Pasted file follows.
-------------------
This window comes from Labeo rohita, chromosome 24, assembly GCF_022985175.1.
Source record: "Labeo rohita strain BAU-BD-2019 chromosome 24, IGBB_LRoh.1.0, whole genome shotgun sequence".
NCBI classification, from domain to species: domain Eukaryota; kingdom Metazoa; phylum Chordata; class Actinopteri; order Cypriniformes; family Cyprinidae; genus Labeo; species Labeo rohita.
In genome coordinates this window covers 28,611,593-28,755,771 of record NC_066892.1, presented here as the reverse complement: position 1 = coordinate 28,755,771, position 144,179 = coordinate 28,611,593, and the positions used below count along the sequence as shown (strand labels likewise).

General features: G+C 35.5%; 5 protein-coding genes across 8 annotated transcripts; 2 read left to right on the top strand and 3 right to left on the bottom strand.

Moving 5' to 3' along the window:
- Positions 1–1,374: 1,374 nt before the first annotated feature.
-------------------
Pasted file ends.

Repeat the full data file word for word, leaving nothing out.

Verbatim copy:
This window comes from Labeo rohita, chromosome 24, assembly GCF_022985175.1.
Source record: "Labeo rohita strain BAU-BD-2019 chromosome 24, IGBB_LRoh.1.0, whole genome shotgun sequence".
NCBI classification, from domain to species: domain Eukaryota; kingdom Metazoa; phylum Chordata; class Actinopteri; order Cypriniformes; family Cyprinidae; genus Labeo; species Labeo rohita.
In genome coordinates this window covers 28,611,593-28,755,771 of record NC_066892.1, presented here as the reverse complement: position 1 = coordinate 28,755,771, position 144,179 = coordinate 28,611,593, and the positions used below count along the sequence as shown (strand labels likewise).

General features: G+C 35.5%; 5 protein-coding genes across 8 annotated transcripts; 2 read left to right on the top strand and 3 right to left on the bottom strand.

Moving 5' to 3' along the window:
- Positions 1–1,374: 1,374 nt before the first annotated feature.